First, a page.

The problem of being an archipelago
More than 7,000 islands, but two out of three are so small that they are unnamed and uninhabited. Being an archipelago is not an advantage for the Philippines: distances, difficulties in connections, variety of populations, languages, religions, economies are added to the imbalances produced by a long colonization and intense demographic growth. In this context, modernization is advancing, but with difficulty
Mountains and volcanoes
At the edge of the Pacific Ocean, the Philippine archipelago is strongly marked by volcanic phenomena and earthquakes and is largely mountainous (Mount Apo, 2,954 m, is the highest peak). Being almost at the same distance from the Tropic of Cancer and the Equator, it has a hot and humid climate, influenced by the monsoons: rainfall is very strong, and typhoons are very frequent.
The northernmost island, Luzon, is the largest and most populous; there are the capital Manila (10,350,000 residents with the suburbs) and various other cities, but also wide and intensely cultivated plains (rice, corn, tropical fruit).
The country has a lot of mineral riches and a modern industry that exports electronic components and computers; but the economy is affected by the long colonial past and is not balanced. The population grows rapidly and feeds a strong emigration: at least 6 million Filipinos work abroad (many in Italy) precisely because the conditions in the country are not yet satisfactory, especially due to the clear social disparities.
A country of emigrants
Landed in the aftermath of Magellan ‘s expedition in 1521, the Spaniards met no resistance in the occupation of the Philippines except in the south of the archipelago where they were rejected by the Muslim population, never completely subjected. The Spanish domination lasted over three centuries influencing the economic, cultural and social developments of the country, which was directed towards a forced Hispanization. The Catholic Church assumed an important economic and political role in the work of colonization, undertaking a widespread evangelization that rooted Catholicism in the country.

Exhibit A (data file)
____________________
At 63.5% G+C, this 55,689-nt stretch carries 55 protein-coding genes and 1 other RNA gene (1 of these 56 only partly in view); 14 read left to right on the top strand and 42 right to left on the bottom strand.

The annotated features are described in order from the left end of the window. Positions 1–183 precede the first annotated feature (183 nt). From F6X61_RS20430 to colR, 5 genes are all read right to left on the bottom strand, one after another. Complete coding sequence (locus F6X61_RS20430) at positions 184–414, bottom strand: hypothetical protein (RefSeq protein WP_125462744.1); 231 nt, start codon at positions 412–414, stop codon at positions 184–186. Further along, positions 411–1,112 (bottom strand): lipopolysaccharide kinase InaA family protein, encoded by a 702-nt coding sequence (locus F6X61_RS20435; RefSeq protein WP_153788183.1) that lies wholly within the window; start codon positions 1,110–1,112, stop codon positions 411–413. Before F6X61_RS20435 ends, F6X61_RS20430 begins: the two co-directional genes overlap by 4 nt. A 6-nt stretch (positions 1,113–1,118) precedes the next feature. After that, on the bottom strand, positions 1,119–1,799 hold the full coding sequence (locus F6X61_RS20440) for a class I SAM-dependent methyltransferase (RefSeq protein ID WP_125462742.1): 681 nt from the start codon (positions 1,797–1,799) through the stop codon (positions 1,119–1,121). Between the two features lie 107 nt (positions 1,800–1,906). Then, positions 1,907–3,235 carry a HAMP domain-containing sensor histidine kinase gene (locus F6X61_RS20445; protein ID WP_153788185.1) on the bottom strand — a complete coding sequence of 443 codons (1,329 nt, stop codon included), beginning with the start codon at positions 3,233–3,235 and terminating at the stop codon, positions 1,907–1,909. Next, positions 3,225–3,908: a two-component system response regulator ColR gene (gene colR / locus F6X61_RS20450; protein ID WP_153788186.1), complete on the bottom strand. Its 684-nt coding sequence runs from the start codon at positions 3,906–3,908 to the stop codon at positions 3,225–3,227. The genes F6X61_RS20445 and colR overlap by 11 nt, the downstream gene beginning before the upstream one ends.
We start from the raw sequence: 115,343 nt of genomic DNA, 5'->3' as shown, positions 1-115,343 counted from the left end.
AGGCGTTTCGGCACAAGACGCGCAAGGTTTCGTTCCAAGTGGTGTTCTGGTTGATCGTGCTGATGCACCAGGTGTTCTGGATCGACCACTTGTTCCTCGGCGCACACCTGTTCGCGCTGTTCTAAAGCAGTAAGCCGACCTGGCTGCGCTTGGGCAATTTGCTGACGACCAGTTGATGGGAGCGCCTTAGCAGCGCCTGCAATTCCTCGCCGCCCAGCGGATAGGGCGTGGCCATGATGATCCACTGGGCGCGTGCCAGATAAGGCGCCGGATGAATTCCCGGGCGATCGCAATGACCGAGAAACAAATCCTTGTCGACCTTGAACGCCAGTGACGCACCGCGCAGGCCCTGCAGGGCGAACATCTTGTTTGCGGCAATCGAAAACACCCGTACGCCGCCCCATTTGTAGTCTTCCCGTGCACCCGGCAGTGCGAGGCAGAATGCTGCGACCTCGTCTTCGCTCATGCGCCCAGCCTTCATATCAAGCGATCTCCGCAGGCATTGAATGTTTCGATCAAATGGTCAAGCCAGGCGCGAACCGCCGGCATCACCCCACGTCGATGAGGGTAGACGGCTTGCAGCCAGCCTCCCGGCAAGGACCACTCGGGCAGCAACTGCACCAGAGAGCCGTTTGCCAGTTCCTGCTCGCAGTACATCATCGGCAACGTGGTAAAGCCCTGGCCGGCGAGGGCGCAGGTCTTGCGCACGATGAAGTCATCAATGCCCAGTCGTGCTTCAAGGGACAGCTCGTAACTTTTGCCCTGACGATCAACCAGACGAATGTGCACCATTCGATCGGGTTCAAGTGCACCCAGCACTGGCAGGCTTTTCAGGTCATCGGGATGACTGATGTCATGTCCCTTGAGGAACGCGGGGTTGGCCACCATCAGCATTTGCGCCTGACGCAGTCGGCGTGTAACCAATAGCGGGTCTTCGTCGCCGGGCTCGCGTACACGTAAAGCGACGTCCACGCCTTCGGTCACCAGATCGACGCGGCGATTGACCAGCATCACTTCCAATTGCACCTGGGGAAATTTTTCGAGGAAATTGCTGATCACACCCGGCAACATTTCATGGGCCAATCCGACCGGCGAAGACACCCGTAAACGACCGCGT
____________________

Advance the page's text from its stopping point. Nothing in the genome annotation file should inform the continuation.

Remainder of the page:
The Spanish-American War of 1898 marked the end of the Spanish domination and the transition to the United States of the archipelago, where a strong independence movement had been developing. If on the one hand the United States granted a gradual internal autonomy, on the other they heavily conditioned the economic life of the archipelago, which at the end of the Second World War – which cost the Filipinos almost a million victims – proclaimed its independence (1946). While the living conditions of the peasants in the country worsened and the guerrillas of the Communist-inspired Huk movement flared up, the political groups in power were promoting clientelism and corruption.
In 1973, at the end of his second term, the President of the Republic Ferdinand Marcos established a personal dictatorship in the country which on the international level confirmed the close friendship with the United States but, on the internal level, after the killing of the leader of the United States. ‘liberal opposition Benigno Aquino (1983), saw the explosion of popular protest and part of the armed forces. After Marcos was forced to leave the country, power was taken over by the murdered leader’s widow, Cory Aquino. On the threshold of the new millennium, political instability still threatened the development of the country where, between 2004 and 2005, there were repeated clashes between Muslim separatists and the army.